202 Chapters
Medium 9780253001924

10 After Namudno: The Shape of Future Litigation

Edited by Daniel McCool Indiana University Press ePub

The most significant legal challenge in nearly three decades to Section 5 of the Voting Rights Act (VRA), Northwest Austin Municipal Utility District Number One v. Holder, 129 S.Ct. 2504 (2009) (“NAMUDNO”), was decided by the Supreme Court on June 22, 2009. In an 8-1 opinion, the justices overturned a lower court decision that had denied a small Travis County, Texas, suburban jurisdiction from seeking a “bailout” from the “preclearance” provision of the act. But it is what the justices did not do – strike down the act as unconstitutional – that matters most for the critics and defenders of this provision. Some have speculated that it is only a matter of time before the constitutional issue once again presents itself to the High Court, while others believe the issue has been dodged indefinitely. Who is right?

Some background on the case will be useful for understanding the court’s opinion and what is likely to happen next. The 1965 Voting Rights Act was, as the Supreme Court recognized in this opinion, a “historic accomplishment” designed to end the official governmental barriers to voting that blacks faced in the Deep South by eliminating any type of literacy test, providing federal voting registrars, and criminalizing harassment of black voters. These objectives were enforced through two provisions: Section 4(b), which pinpointed the states and jurisdictions where black disenfranchisement was the most pernicious, and Section 5, the “preclearance” requirement, which was to end the never-ending gamesmanship by southern election officials that was used to prevent blacks from registering to vote.

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Medium 9780253017314

Unconstitutional Abuse of Power or Legitimate and Necessary Security Measures? NSA Programs under the Foreign Intelligence Surveillance Act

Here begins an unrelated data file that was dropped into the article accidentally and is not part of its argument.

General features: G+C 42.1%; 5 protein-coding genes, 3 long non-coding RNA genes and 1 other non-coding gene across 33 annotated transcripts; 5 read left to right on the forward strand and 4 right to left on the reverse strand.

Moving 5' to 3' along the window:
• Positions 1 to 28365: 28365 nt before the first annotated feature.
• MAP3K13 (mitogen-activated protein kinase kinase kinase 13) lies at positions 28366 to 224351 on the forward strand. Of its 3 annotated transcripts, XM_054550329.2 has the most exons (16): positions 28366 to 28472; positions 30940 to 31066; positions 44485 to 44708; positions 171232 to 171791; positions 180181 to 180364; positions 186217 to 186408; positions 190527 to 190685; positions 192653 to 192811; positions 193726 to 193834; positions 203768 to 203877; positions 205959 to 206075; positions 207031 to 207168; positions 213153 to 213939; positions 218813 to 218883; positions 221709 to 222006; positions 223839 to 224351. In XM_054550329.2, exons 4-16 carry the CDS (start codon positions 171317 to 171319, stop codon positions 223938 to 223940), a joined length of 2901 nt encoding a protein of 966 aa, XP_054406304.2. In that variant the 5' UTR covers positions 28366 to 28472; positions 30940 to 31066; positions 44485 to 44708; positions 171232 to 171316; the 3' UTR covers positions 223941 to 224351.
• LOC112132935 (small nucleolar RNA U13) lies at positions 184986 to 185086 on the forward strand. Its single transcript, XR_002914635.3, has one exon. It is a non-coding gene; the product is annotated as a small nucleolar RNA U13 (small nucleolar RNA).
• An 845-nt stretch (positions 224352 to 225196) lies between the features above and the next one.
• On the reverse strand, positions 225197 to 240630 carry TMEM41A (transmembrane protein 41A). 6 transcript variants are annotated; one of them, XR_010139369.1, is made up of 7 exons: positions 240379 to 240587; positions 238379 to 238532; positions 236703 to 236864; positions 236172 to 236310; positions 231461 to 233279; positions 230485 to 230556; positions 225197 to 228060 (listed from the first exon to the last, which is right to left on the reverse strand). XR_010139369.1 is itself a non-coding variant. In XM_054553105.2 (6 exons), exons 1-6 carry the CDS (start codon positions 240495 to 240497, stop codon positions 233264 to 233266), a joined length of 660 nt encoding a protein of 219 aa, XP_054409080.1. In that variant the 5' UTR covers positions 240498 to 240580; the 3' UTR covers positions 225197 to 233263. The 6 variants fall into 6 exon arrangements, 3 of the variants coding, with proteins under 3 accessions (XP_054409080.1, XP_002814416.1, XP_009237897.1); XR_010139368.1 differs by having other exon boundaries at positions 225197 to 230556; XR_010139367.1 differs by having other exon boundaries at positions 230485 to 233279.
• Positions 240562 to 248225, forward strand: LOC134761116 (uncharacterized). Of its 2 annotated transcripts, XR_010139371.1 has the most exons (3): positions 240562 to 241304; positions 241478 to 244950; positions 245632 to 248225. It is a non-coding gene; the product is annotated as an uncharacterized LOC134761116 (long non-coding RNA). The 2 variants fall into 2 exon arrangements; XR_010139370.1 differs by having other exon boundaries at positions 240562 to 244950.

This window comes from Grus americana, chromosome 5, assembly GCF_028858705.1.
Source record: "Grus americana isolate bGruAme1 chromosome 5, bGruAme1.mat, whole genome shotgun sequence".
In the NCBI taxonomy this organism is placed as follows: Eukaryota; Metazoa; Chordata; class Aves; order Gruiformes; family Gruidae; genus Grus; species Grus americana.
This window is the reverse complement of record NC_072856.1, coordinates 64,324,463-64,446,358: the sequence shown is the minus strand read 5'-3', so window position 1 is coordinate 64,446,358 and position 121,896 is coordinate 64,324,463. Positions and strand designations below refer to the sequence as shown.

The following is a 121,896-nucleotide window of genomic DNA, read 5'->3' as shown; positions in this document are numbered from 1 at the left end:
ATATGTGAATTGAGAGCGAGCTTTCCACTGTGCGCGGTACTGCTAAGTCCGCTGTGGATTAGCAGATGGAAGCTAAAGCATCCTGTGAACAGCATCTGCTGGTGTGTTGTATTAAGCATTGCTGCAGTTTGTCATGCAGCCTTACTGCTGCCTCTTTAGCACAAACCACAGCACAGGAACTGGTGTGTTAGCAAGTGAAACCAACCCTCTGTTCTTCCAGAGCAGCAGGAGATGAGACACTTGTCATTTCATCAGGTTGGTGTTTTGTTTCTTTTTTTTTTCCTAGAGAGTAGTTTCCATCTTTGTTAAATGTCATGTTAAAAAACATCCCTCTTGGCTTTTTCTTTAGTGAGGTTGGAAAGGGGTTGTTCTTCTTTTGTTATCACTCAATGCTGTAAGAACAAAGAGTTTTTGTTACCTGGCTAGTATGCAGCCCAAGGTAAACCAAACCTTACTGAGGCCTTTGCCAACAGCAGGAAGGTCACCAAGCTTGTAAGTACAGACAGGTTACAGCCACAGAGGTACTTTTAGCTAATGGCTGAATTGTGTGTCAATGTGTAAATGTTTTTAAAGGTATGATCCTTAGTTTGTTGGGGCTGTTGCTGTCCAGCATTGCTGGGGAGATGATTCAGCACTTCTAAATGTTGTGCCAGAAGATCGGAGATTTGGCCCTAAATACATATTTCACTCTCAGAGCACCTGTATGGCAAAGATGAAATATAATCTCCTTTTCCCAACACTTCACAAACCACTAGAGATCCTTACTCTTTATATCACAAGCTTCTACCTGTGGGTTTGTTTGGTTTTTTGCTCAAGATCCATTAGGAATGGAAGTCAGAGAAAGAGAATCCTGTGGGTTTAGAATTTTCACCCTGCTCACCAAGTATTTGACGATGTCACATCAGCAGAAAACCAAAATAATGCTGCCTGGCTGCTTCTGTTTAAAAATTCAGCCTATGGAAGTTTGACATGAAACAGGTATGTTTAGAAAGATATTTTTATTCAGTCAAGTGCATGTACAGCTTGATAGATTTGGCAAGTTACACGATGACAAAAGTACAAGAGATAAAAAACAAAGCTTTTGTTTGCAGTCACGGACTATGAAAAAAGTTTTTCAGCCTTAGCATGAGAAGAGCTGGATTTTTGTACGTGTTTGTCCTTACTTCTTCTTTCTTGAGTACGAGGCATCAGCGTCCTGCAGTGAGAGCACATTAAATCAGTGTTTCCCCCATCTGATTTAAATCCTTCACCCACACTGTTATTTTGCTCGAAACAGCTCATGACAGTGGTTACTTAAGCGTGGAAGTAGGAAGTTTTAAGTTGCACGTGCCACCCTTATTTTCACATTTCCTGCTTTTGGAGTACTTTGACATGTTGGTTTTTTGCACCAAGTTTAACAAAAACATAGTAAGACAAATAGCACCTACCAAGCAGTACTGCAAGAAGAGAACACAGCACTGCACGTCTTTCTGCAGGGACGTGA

David P Fidler Indiana University Press ePub

Unconstitutional Abuse of Power or
Legitimate and Necessary Security Measures?
NSA Programs under the Foreign
Intelligence Surveillance Act

It all started with disclosure of this document, which came to be known as the “Verizon Order.” In it, the Foreign Intelligence Surveillance Court (FISC) ordered Verizon to produce to the NSA on a daily basis records of telephone calls—telephony or telephone metadata—between the United States and foreign countries and wholly within the United States, pursuant to Section 215 of the USA PATRIOT Act (codified as 50 U.S.C. §1861). Information sought under Section 215 for foreign intelligence purposes or to protect against international terrorism must be “relevant to an authorized investigation.” The Verizon Order revealed that the FBI, NSA, and FISC interpreted this requirement to mean the NSA could collect from Verizon, and from other telephone companies under similar FISC orders, metadata on millions of telephone calls made by Americans every day. Exposure of the telephone metadata program, and the associated interpretation of Section 215, triggered a political and legal controversy in the United States.

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Medium 9781574411522

1 Diagnostic

Jorge Antonio Renaud University of North Texas Press PDF

Chapter One